In Ex parte Bohen , 115 Cal. 372, an ordinance of the city and county of San Francisco made it unlawful for any person to purchase or sell any land within the county for the purpose of interring any human body therein, but permitted interments in plots or lots belonging to persons, associations, or corporations for their families or members. The ordinance was held to be unreasonable and invalid, as assuming to limit the privilege of burial to one class of citizens and denying it to another class within the same district. It was further held that any restriction of the rights of the individual by virtue of the police power must extend to all individuals who might exercise the right. I am unable to distinguish this case from the one in hand. It is true the ordinance in Bohen's case expressly gave to the then owners of lots the right to use them for burial purposes while denying the right to any person who might thereafter purchase a burial lot. It differs from the Los Angeles county ordinance only by expressing in words what the latter clearly implies. Both ordinances discriminate in favor of a class of persons. The fact that the supervisors reserved the power to place all persons on an equality by granting permission does not relieve the ordinance from this objection. There [57 P. 156] is still a class with unrestricted rights which the other class may not exercise without permission; and whether this permission may or may not be granted rests in the arbitrary power of the supervisors. I can add nothing to the force of the reasoning in the Bohen case; and the authorities there cited, in support of the principles laid down, need no re-enforcement.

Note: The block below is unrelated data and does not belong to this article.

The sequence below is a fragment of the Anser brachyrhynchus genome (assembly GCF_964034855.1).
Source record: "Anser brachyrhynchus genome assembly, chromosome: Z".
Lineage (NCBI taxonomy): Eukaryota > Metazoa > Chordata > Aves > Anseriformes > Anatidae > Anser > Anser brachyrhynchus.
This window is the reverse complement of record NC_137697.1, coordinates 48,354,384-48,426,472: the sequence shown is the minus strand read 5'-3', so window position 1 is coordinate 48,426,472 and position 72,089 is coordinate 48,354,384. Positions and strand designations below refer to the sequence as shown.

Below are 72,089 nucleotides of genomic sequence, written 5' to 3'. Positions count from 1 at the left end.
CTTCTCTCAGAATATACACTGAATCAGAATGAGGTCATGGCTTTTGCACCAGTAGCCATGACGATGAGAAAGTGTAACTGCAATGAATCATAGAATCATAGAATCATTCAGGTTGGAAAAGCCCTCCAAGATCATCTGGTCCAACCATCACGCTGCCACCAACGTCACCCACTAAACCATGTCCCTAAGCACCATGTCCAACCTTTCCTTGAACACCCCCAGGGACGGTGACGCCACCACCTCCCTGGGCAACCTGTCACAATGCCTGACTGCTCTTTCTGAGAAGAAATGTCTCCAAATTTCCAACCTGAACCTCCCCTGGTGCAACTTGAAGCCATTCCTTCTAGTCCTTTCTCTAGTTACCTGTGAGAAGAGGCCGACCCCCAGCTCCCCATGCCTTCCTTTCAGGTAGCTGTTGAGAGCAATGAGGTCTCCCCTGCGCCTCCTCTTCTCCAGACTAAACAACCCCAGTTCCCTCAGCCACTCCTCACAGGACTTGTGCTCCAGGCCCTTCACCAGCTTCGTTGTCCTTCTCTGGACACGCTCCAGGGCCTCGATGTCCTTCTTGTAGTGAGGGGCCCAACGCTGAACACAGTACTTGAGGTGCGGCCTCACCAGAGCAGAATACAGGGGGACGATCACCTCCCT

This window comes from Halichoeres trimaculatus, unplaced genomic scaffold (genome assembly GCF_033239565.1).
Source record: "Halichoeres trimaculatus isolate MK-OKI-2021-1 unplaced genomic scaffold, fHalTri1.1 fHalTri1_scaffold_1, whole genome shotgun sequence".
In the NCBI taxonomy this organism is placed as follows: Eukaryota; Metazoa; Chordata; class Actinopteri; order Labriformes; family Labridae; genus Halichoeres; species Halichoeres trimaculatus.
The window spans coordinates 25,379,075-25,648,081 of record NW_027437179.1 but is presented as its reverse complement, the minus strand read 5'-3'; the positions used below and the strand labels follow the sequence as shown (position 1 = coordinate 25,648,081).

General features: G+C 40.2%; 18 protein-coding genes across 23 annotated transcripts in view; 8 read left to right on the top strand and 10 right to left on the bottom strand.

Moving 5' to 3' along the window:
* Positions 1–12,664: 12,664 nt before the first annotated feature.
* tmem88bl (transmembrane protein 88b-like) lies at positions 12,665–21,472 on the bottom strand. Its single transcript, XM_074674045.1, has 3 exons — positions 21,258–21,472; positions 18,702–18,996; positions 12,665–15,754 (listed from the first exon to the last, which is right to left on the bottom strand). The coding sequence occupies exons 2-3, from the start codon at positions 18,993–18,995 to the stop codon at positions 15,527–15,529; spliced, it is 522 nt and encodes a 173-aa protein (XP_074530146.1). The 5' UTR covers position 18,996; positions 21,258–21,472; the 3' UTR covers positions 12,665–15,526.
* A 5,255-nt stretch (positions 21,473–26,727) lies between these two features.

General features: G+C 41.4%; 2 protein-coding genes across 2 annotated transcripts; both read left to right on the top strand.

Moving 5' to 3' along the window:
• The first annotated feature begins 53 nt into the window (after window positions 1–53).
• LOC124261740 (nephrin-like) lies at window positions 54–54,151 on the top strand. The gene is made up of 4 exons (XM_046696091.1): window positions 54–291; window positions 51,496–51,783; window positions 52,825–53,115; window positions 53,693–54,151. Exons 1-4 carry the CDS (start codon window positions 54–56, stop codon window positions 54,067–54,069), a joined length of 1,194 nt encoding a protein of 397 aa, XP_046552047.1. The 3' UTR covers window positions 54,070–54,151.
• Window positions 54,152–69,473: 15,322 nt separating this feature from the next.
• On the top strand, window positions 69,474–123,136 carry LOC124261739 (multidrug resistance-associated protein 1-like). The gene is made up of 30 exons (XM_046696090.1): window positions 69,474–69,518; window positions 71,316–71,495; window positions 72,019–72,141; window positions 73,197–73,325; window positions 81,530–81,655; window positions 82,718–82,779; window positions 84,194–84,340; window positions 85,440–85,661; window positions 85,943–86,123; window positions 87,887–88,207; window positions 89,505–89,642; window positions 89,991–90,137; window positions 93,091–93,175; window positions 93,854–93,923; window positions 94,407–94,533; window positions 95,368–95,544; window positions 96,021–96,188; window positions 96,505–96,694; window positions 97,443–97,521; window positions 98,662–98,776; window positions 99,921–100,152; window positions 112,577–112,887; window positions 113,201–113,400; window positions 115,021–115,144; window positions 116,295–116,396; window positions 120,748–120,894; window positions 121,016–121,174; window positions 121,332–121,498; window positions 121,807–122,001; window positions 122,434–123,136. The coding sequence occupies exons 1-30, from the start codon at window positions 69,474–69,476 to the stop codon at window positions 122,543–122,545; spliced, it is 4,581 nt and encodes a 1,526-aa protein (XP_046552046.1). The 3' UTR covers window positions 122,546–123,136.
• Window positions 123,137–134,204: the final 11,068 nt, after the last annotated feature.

It is advised that the injunction be dissolved and the order overruling the demurrer be reversed, with directions to sustain the demurrer.
For the reasons given in the foregoing opinion the injunction is dissolved and the order overruling the demurrer is reversed, with directions to sustain the demurrer.